Following this, we can add some shape by rounding the wings of the nose (drawn in purple), and add to upside comma like shapes...

As a note, the size of the nose is generally proportionate to the size of the eyes. Furthermore, the eyes start at the edge of the nose...

Drawing the Lips in Different Angles

Again, we can use planes to make drawing lips a much easier process.

Start by drawing a love art. The "taller" it is, the sharper the cupid's bow will be and the taller the upper lip will be. Following, draw these sideways rounded "triangles", they should be connected to each side of the love heart.

Next, draw a circle directly below the love heart, its height will determine the height of the lower lip. After this, attach the upper lip with the lower lip using the shapes as shown below:

Finally, lower the opacity of the sketch and create a new layer. Trace the cupid's bow, the lines connecting the upper and lower lips, and the base line of the bottom lip. As a rule, the base line and the connecting lines will have the heaviest lines.

Here are some more lips drawn in different angles:

Tip: Use References

When you're first learning the Loomis Head Method, it is especially important that you use references. By drawing the mapping system on the model's head first, you get a better idea of their proportions and can reference it when you want to identify any mistakes in your artwork:

You can also use the Clip Studio Paint model to assistance you as well. This tool can be accessed by going to Windows > Material > Material [Body Type]. This should bring up a screen with two 3D models. To input them onto your canvas, just drag and drop them:

Here's a quick sketch I did using this tool:

Tip: Stylisation

Stylisation is when subjects are reimagined according to an artist's taste. Like when we were mapping to draw more 'realistic' faces, there are a set of general rules that we can follow to produce more stylised faces.

This is a piece of work I did previously (pls excuse the colour scheme). Do you notice anything about its proportions? Here I've made the forehead (with inclusion of the cranium) much bigger than the nose and chin areas.

In anime, characters tend to have a smaller chin and nose to brow area, in comparison to the forehead. This is what gives them their 'cutesy' look. Nonetheless, we can still use a basic mapping system to produce good results. I've kept the basics, that is, a circle joined with a chin shape, and then I've "shaved" off the sides of the head with straight lines as done in the Loomis Head Method. Evidently, you can see that even the most "simplified" styles calls upon ideas developed to make drawing life-like heads easier! However, there are still some key differences...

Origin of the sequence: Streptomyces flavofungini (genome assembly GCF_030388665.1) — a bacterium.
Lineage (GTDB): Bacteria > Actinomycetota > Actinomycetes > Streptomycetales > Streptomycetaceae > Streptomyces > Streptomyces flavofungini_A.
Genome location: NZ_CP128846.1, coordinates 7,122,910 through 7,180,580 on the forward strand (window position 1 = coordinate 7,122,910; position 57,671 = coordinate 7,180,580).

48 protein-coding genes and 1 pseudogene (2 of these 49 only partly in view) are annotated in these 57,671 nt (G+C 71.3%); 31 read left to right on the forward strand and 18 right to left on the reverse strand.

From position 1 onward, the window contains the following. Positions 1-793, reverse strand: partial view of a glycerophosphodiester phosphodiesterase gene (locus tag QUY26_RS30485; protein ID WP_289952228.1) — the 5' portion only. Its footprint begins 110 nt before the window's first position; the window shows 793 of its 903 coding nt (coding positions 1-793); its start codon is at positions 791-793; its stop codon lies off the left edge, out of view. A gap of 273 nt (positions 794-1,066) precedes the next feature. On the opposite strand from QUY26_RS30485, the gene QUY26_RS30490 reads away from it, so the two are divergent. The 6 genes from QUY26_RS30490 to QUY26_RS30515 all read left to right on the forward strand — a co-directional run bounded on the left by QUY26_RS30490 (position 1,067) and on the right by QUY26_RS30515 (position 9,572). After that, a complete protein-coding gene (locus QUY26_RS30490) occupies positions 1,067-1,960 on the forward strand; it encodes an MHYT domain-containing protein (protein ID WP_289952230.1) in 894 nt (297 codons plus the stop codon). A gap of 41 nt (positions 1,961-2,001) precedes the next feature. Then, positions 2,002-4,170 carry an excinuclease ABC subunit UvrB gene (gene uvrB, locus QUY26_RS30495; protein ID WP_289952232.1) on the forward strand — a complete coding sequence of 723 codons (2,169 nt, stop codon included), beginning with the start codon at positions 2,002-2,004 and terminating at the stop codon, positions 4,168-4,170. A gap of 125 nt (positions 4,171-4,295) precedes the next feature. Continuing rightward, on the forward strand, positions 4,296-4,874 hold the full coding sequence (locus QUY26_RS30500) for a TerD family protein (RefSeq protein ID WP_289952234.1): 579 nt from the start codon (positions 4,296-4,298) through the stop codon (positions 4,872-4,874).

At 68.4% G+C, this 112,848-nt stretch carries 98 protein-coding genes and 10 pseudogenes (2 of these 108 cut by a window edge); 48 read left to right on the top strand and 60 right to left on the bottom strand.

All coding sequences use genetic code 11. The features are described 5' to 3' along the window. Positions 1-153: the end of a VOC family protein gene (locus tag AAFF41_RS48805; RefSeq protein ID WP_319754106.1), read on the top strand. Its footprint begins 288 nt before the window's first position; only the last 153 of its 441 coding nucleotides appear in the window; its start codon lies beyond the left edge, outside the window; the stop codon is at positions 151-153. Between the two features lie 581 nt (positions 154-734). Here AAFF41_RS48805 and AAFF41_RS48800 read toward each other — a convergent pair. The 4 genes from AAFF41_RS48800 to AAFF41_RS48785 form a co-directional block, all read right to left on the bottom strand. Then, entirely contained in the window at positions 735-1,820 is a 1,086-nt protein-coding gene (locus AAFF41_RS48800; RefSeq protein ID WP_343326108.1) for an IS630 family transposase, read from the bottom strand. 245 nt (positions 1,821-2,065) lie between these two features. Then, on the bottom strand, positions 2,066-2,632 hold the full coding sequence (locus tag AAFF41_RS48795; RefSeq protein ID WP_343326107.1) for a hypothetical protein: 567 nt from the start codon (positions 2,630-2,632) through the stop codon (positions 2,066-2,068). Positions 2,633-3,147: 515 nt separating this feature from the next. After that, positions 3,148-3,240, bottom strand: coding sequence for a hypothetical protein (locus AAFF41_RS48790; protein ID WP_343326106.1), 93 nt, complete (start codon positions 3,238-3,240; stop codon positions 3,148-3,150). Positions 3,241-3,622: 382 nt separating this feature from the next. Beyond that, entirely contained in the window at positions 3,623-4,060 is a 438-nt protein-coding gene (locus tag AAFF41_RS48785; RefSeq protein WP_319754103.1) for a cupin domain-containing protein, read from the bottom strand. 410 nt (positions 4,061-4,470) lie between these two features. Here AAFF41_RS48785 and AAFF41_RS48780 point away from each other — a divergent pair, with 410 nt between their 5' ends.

...The lips no longer end in the middle of the eyes. And in anime the nose to brow area is usually occupied by much larger eyes than what realism calls for. However, it is maintained that the space between them is approximately the size of one eye. Finally the "hook" of the chin is placed much lower.

...The lips no longer end in the middle of the eyes. And in anime the nose to brow area is usually occupied by much larger eyes than what realism calls for. However, it is maintained that the space between them is approximately the size of one eye. Finally the "hook" of the chin is placed much lower.


By keeping these ideas in mind, stylisation, like drawing realistic faces, becomes more formulaic and therefore easier to draw!

Tip: Using the Triangle

Another helpful tool I use is (what I call at least) "the face-triangle" (if anyone's got a better name for this let me know...). This is where you use the fact that there is a triangle that begins just below the nose and connects at the end of the two brows.

This is useful as it can assist artists in knowing where features belong in relative to others (of course there are exceptions to this rule - everyone's face is different).

Conclusion

I know it was a bit long, and its my first attempt at making a tutorial, but I hope you still found something helpful. If you've made it this far, I just wanted to thank you for giving this a read.